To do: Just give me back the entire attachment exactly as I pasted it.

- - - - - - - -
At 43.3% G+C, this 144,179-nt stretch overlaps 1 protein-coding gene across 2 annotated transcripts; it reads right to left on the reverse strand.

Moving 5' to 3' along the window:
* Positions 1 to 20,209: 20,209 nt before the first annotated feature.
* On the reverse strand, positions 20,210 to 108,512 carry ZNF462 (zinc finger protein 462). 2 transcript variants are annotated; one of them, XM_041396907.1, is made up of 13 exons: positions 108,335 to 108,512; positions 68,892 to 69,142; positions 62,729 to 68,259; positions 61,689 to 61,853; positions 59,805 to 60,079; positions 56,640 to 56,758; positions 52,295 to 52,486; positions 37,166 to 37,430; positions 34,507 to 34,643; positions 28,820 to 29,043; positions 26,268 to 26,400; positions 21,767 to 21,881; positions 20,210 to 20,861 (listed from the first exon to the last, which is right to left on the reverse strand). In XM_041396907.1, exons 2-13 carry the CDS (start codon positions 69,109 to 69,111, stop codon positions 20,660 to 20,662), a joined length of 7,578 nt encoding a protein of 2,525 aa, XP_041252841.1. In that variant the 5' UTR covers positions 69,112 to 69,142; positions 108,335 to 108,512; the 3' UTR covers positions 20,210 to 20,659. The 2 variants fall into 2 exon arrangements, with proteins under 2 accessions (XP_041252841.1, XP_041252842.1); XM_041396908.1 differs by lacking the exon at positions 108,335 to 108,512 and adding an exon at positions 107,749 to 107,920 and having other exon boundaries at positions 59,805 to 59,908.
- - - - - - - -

At 43.3% G+C, this 144,179-nt stretch overlaps 1 protein-coding gene across 2 annotated transcripts; it reads right to left on the reverse strand.

Moving 5' to 3' along the window:
* Positions 1 to 20,209: 20,209 nt before the first annotated feature.
* On the reverse strand, positions 20,210 to 108,512 carry ZNF462 (zinc finger protein 462). 2 transcript variants are annotated; one of them, XM_041396907.1, is made up of 13 exons: positions 108,335 to 108,512; positions 68,892 to 69,142; positions 62,729 to 68,259; positions 61,689 to 61,853; positions 59,805 to 60,079; positions 56,640 to 56,758; positions 52,295 to 52,486; positions 37,166 to 37,430; positions 34,507 to 34,643; positions 28,820 to 29,043; positions 26,268 to 26,400; positions 21,767 to 21,881; positions 20,210 to 20,861 (listed from the first exon to the last, which is right to left on the reverse strand). In XM_041396907.1, exons 2-13 carry the CDS (start codon positions 69,109 to 69,111, stop codon positions 20,660 to 20,662), a joined length of 7,578 nt encoding a protein of 2,525 aa, XP_041252841.1. In that variant the 5' UTR covers positions 69,112 to 69,142; positions 108,335 to 108,512; the 3' UTR covers positions 20,210 to 20,659. The 2 variants fall into 2 exon arrangements, with proteins under 2 accessions (XP_041252841.1, XP_041252842.1); XM_041396908.1 differs by lacking the exon at positions 108,335 to 108,512 and adding an exon at positions 107,749 to 107,920 and having other exon boundaries at positions 59,805 to 59,908.